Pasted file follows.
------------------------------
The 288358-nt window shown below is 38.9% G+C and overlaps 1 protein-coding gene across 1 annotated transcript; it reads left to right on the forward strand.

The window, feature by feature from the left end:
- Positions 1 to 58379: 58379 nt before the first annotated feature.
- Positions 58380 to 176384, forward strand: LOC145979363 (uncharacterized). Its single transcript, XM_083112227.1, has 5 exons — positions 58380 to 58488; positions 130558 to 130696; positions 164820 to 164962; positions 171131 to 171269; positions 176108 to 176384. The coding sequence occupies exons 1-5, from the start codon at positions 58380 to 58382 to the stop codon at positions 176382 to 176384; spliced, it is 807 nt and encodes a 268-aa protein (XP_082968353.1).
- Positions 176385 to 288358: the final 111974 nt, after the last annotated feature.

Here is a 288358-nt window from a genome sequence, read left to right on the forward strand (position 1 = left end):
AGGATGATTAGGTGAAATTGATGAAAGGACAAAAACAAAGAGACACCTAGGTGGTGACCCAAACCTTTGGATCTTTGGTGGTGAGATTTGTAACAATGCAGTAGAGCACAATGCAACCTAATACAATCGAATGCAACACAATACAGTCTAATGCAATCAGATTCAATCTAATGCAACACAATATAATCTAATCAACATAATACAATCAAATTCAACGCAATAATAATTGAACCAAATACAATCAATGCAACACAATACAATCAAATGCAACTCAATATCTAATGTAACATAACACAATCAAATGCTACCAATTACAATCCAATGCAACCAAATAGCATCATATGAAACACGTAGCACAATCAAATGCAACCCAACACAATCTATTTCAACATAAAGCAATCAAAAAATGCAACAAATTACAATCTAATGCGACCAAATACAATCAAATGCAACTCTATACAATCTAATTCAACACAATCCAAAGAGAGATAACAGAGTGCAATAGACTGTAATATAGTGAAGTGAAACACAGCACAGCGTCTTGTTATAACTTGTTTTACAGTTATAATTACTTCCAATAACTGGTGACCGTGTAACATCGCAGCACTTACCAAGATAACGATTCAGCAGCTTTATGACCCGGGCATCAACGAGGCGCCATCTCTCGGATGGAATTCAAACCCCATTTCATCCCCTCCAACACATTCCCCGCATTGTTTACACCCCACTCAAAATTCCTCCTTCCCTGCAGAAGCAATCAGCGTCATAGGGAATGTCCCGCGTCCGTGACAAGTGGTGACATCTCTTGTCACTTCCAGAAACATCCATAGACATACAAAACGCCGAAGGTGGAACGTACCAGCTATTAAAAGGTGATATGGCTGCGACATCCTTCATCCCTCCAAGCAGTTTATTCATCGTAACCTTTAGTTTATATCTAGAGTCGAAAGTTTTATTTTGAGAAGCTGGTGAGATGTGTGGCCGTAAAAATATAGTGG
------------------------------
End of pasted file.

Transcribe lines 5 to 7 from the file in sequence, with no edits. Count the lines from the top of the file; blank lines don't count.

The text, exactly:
- Positions 176385 to 288358: the final 111974 nt, after the last annotated feature.

Here is a 288358-nt window from a genome sequence, read left to right on the forward strand (position 1 = left end):
AGGATGATTAGGTGAAATTGATGAAAGGACAAAAACAAAGAGACACCTAGGTGGTGACCCAAACCTTTGGATCTTTGGTGGTGAGATTTGTAACAATGCAGTAGAGCACAATGCAACCTAATACAATCGAATGCAACACAATACAGTCTAATGCAATCAGATTCAATCTAATGCAACACAATATAATCTAATCAACATAATACAATCAAATTCAACGCAATAATAATTGAACCAAATACAATCAATGCAACACAATACAATCAAATGCAACTCAATATCTAATGTAACATAACACAATCAAATGCTACCAATTACAATCCAATGCAACCAAATAGCATCATATGAAACACGTAGCACAATCAAATGCAACCCAACACAATCTATTTCAACATAAAGCAATCAAAAAATGCAACAAATTACAATCTAATGCGACCAAATACAATCAAATGCAACTCTATACAATCTAATTCAACACAATCCAAAGAGAGATAACAGAGTGCAATAGACTGTAATATAGTGAAGTGAAACACAGCACAGCGTCTTGTTATAACTTGTTTTACAGTTATAATTACTTCCAATAACTGGTGACCGTGTAACATCGCAGCACTTACCAAGATAACGATTCAGCAGCTTTATGACCCGGGCATCAACGAGGCGCCATCTCTCGGATGGAATTCAAACCCCATTTCATCCCCTCCAACACATTCCCCGCATTGTTTACACCCCACTCAAAATTCCTCCTTCCCTGCAGAAGCAATCAGCGTCATAGGGAATGTCCCGCGTCCGTGACAAGTGGTGACATCTCTTGTCACTTCCAGAAACATCCATAGACATACAAAACGCCGAAGGTGGAACGTACCAGCTATTAAAAGGTGATATGGCTGCGACATCCTTCATCCCTCCAAGCAGTTTATTCATCGTAACCTTTAGTTTATATCTAGAGTCGAAAGTTTTATTTTGAGAAGCTGGTGAGATGTGTGGCCGTAAAAATATAGTGG